Furthermore, you can use a bunch of helpful learning strategies to speed up your learning.

Whether you’re learning JavaScript or another language, try these tips:

  1. Focus on one language at a time:
    Don’t get distracted by another programming language you find intriguing. Learn your current one well before the next.
  2. Finish every coding course you start:
    When you’ve started one, make sure you finish your online coding course before starting the next one. The lectures build on top of each other, so you want to make it to the last one. That’s where you’ll learn the “good stuff”, i.e. the more advanced lessons.
  3. Keep your long-term goal in mind:
    For example, if you want to learn JavaScript to become a freelancer, keep your eyes on the prize. When you know what you want to do with coding in the future, you won’t run out of motivation along the way.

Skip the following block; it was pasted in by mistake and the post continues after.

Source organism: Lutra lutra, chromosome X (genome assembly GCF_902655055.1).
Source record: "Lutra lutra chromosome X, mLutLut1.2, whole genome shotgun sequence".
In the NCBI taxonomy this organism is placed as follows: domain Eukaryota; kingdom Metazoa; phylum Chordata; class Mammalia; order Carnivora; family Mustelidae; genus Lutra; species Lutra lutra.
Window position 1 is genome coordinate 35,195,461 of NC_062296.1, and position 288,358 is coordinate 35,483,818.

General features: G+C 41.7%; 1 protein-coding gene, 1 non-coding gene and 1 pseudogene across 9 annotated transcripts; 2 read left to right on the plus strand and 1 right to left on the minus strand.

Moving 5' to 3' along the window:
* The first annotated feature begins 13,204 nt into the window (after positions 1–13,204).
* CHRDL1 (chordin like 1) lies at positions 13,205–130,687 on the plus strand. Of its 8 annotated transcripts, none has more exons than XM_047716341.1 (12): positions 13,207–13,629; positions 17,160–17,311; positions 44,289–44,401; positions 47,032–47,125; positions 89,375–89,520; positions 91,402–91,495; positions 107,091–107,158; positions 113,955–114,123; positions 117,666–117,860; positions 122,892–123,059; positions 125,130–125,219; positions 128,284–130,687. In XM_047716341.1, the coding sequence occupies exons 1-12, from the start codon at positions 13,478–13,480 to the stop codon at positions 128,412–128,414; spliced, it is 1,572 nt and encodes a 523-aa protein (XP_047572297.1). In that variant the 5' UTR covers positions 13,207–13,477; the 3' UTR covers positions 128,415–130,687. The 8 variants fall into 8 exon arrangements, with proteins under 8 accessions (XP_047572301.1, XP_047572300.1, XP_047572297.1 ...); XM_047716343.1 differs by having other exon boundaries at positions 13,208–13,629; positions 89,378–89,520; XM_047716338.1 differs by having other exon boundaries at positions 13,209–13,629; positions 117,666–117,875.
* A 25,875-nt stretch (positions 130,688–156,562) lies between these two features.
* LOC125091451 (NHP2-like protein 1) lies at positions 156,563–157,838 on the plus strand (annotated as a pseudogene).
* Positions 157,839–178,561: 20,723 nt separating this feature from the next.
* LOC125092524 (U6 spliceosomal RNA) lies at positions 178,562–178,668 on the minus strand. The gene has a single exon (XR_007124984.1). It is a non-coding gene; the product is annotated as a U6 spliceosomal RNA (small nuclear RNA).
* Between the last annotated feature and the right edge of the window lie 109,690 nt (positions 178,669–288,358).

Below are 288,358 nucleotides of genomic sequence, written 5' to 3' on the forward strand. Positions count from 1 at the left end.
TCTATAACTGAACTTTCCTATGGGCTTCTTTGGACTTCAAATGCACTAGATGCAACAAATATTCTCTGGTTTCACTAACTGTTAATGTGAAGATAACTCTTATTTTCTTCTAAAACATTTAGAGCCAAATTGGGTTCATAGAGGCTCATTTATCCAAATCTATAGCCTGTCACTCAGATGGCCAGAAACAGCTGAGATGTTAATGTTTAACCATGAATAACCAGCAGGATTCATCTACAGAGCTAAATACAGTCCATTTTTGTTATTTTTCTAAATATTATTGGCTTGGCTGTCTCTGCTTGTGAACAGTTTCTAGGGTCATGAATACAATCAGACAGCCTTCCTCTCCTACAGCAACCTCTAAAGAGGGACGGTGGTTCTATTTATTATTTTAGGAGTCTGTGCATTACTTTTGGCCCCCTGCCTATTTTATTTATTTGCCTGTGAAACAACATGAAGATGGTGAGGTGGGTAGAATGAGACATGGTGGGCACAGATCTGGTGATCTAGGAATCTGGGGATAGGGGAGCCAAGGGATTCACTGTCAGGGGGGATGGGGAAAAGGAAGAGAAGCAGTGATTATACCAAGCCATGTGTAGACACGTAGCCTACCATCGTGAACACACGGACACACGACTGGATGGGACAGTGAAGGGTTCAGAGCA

Since JavaScript uses variables, functions, and loops, it’s easier to learn JavaScript if you already know another programming language.

For example, I learned Python before I started learning JavaScript. With a good understanding of how programming languages work in general, I managed to learn JavaScript much faster than Python.

To speed up your learning, even more, my #1 recommendation is to learn some Computer Science basics before coding.

Integrate JavaScript into web pages

1. In-line code

In HTML pages each element is defined by means of special tags with specific functions. The integration of JS codes within HTML pages is possible simply by defining one of these tags in any desired position.

In fact, JavaScript lives inside web pages through the <script>… </script> tags.

These tags can be multiple on the same page, we can also say unlimited.

Furthermore, unlike many other HTML elements, <script> can be inserted in both <body> and <head> without particular distinction. The choice falls on the basis of needs, many scripts in fact need to be executed before rendering or loading the page to work.